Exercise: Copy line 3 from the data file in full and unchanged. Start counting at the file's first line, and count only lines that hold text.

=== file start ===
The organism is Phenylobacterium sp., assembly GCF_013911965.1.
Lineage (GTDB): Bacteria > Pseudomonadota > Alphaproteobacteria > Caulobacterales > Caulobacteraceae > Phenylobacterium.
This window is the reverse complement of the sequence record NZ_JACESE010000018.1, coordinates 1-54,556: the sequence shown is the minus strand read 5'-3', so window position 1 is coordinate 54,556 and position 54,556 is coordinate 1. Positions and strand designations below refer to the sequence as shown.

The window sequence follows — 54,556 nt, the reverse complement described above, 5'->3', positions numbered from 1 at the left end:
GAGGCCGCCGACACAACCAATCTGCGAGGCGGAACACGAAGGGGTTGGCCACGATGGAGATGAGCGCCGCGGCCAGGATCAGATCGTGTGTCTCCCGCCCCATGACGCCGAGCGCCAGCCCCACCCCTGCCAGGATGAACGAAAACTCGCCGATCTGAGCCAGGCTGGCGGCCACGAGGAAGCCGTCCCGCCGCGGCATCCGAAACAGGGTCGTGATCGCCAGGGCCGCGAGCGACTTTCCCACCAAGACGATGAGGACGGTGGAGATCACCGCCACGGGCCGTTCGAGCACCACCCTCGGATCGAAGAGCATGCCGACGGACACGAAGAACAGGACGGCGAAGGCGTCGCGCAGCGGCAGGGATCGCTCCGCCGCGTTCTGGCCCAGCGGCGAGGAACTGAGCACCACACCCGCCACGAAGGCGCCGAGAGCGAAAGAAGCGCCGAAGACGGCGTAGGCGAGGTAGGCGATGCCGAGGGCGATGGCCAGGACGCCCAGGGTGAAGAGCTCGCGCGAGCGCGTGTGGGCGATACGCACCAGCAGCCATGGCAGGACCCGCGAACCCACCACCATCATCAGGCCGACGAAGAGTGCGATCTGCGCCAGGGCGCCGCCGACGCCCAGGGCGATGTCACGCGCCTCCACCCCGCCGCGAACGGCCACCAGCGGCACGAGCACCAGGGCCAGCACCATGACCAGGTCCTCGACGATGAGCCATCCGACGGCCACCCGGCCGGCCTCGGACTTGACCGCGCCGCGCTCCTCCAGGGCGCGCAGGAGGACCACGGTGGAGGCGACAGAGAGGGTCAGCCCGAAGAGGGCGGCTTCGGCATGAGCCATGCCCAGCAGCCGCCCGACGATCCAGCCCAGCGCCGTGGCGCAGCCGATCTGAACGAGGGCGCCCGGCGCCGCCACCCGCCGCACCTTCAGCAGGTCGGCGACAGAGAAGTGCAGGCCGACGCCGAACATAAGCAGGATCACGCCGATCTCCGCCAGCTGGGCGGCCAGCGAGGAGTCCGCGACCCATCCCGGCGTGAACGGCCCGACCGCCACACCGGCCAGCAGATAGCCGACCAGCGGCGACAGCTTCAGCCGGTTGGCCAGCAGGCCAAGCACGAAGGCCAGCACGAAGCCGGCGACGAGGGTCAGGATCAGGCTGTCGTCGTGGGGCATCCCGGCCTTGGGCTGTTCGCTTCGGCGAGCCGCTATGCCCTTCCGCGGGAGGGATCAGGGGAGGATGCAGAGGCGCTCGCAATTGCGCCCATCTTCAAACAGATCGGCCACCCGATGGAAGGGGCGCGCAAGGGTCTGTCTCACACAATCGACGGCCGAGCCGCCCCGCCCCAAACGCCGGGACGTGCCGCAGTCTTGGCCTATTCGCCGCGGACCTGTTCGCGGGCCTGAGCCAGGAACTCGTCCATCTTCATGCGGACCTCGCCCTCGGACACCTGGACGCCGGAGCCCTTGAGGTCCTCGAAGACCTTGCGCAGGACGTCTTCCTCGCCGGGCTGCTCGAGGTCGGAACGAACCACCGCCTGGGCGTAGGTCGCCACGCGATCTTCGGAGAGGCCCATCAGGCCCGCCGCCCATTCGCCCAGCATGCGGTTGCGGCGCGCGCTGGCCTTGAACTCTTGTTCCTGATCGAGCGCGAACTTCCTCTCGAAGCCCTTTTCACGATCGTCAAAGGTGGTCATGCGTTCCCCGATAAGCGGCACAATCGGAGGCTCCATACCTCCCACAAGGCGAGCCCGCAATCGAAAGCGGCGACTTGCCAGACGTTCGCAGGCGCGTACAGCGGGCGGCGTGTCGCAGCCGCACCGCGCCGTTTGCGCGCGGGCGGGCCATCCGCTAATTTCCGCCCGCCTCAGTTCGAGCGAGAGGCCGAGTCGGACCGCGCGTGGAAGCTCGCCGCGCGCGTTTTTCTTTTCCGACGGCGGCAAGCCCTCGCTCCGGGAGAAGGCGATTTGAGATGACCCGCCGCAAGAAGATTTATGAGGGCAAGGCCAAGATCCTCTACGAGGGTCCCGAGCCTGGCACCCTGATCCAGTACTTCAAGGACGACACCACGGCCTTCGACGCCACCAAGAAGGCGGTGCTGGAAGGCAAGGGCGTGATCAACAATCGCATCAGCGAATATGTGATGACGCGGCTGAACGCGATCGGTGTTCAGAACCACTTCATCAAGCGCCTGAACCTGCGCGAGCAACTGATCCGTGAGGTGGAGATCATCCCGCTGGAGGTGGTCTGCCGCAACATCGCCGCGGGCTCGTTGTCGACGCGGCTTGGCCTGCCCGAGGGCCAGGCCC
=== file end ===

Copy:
This window is the reverse complement of the sequence record NZ_JACESE010000018.1, coordinates 1-54,556: the sequence shown is the minus strand read 5'-3', so window position 1 is coordinate 54,556 and position 54,556 is coordinate 1. Positions and strand designations below refer to the sequence as shown.